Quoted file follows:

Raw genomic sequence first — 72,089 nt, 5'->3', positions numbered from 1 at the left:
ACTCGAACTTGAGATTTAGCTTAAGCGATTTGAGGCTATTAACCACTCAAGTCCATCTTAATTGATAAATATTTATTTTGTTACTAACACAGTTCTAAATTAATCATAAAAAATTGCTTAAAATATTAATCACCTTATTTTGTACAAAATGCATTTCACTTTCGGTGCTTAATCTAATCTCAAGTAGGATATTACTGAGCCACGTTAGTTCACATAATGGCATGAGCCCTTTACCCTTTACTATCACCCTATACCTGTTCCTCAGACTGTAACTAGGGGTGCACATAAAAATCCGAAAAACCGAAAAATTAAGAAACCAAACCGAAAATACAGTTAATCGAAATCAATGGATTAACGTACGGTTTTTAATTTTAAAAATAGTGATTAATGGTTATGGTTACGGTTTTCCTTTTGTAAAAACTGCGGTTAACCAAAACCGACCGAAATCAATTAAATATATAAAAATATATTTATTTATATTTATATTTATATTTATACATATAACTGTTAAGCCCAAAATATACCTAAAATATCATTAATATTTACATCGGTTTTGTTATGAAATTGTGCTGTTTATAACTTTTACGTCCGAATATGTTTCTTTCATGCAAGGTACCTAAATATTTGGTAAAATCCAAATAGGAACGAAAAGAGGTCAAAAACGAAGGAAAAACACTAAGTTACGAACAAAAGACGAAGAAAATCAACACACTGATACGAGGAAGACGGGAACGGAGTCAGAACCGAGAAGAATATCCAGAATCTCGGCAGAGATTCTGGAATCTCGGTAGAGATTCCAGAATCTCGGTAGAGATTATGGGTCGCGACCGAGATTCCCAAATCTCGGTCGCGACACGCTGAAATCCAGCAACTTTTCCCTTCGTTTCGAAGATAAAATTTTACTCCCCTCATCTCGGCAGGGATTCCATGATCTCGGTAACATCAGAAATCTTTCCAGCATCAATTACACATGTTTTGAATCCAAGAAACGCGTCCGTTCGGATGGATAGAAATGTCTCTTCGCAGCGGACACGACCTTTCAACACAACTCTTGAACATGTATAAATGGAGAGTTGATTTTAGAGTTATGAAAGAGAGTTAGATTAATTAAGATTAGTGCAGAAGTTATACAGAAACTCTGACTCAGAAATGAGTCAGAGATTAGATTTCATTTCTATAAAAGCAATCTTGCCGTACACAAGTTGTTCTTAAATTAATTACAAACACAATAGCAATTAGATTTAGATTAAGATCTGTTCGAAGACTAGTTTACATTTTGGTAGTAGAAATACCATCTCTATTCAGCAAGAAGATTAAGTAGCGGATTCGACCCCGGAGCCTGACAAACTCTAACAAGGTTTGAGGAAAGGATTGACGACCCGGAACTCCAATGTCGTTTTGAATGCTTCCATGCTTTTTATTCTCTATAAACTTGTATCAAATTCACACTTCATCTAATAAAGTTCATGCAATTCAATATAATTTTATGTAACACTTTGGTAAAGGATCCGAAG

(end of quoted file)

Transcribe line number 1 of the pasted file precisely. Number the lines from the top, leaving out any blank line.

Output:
Raw genomic sequence first — 72,089 nt, 5'->3', positions numbered from 1 at the left: